Power Food

Sun­day din­ners meant much more than a meal. They were a glimpse into fam­ily his­tory.


•This mir­a­cle food be­longs on your shop­ping list.


A sprawl­ing swath of green space in Ar­canum, Ohio, where my brother, cousins and I ran like wild, ex­plor­ing ev­ery crevice of the big oc­tag­o­nal barn, creep­ing through the neigh­bor­ing corn­field and splash­ing across the lit­tle creek that bab­bled along the prop­erty line. We al­ways had plenty of en­ergy to spare, fu­eled by the coun­try din­ners my grand­mom, Joice Bern­hard, plunked down on the ta­ble each week—heap­ing bowls of mashed po­ta­toes, but­tery corn, green beans, thick Amish egg noo­dles, ham loaf and my fa­vorite dessert: black bot­tom cup­cakes.

As kids, we’d pile in Grand­mom’s car af­ter church, clam­or­ing to hear the af­ter­noon’s menu. A true Mid­west­ern girl, I adored th­ese stick-toy­our-ribs meals. They were the high­light of my culi­nary week—even bet­ter than pizza night.

Back then, as much as I revered the food that was made, I was much more in­ter­ested in play­ing an­other round of hide-and-seek than what was go­ing on in the kitchen. That was grown-up stuff. But as I look back, now that I’ve de­vel­oped a love for cook­ing, I wish I’d spent more time watch­ing, help­ing and learn­ing the down-home recipes Grand­mom knew by heart. Cook­ing has al­ways been an ex­pres­sion of love among the women in my fam­ily, and when my grand­mom re­cently showed me the prized 1911 edi­tion of her mother’s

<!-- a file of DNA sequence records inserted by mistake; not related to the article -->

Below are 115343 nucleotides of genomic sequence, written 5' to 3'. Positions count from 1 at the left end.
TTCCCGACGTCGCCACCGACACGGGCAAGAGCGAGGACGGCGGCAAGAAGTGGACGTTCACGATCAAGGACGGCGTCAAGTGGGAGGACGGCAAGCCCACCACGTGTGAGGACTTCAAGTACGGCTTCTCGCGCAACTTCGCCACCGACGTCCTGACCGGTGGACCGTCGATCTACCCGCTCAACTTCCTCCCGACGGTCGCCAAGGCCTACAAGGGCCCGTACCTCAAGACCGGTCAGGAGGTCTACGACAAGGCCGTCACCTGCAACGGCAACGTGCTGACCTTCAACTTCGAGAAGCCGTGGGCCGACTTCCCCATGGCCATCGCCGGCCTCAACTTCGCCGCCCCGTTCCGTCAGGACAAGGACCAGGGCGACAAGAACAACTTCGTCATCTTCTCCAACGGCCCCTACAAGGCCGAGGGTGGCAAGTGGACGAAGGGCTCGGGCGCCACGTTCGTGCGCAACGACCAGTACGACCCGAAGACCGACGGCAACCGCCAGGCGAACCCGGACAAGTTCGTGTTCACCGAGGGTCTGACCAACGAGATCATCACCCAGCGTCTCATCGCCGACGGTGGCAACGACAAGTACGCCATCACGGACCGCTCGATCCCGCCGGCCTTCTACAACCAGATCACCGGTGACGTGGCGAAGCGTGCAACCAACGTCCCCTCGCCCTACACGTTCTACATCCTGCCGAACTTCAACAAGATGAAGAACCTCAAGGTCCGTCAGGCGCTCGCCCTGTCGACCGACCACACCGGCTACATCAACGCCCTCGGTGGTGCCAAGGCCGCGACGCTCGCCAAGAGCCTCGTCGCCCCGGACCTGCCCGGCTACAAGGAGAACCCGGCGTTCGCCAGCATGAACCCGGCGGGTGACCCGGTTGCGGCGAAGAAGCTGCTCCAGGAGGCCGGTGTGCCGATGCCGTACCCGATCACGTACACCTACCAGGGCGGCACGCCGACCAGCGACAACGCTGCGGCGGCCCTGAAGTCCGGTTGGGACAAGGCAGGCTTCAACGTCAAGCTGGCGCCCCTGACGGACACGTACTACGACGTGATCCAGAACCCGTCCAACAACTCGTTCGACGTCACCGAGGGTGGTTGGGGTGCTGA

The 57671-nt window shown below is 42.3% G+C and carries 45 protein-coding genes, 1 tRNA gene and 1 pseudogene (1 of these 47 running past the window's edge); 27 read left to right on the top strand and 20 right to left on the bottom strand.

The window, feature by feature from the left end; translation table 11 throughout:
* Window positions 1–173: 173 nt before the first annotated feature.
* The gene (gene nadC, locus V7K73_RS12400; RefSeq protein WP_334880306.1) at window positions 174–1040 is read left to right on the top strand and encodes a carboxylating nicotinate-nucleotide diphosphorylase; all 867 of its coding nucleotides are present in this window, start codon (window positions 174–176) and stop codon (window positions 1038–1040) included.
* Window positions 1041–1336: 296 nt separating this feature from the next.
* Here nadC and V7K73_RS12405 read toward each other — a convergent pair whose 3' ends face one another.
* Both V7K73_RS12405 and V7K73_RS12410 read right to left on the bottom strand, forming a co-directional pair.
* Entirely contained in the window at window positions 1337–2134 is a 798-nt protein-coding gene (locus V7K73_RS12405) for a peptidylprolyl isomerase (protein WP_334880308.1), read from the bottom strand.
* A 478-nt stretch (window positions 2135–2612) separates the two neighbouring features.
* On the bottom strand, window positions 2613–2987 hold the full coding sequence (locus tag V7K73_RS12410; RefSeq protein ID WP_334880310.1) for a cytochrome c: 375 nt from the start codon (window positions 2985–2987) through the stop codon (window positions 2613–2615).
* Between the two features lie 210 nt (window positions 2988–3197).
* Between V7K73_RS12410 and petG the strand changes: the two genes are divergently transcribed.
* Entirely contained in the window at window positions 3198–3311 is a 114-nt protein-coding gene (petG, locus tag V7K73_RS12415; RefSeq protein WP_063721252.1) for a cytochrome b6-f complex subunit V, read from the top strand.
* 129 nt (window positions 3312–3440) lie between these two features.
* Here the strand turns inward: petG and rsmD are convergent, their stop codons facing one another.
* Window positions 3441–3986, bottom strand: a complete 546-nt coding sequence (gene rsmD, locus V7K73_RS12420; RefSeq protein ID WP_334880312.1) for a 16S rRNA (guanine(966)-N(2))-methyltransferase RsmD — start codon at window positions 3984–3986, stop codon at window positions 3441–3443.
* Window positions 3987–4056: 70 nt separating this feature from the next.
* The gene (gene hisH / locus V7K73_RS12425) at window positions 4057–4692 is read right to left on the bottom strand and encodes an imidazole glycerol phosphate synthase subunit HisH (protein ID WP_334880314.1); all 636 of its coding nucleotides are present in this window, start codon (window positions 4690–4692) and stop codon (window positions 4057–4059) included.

In­glenook Cook Book, I re­al­ized that the food we hun­kered down to ev­ery Sun­day was an ex­ten­sion of my fam­ily’s his­tory.

The cook­book has been loved, for cer­tain. A few pages have fallen loose, and the spine clings to the book by a thread, but in­side, the recipes—well over 100 years old—are ones I rec­og­nize so deeply. They’re a glance into to the home kitchens of my her­itage.

I never knew my great-grand­mother, but scour­ing the pages of her cook­book, run­ning my fin­gers along the hand­writ­ten notes in the mar­gins, it’s as though she’s right there in the kitchen be­side me.

I now live states away from Grand­mom, those big, coun­try din­ners re­served for hol­i­days or spe­cial visits, but when we’re to­gether, mak­ing the same dishes I cher­ished as a child, I feel right at home. Maybe it’s the com­fort of slow­ing down and shar­ing a tra­di­tion with a woman I greatly ad­mire. Or maybe it’s the sense that my great­grand­mother is there with both of us, in some way, as we carry on her legacy.

“We all treat th­ese recipes as heir­looms.”

Laugh­ing all the way while bak­ing a batch of Taste of Home’s Black Bot­tom Cup­cakes.

This early edi­tion of theIn­glenook Cook Book has been a part of the fam­ily for gen­er­a­tions.

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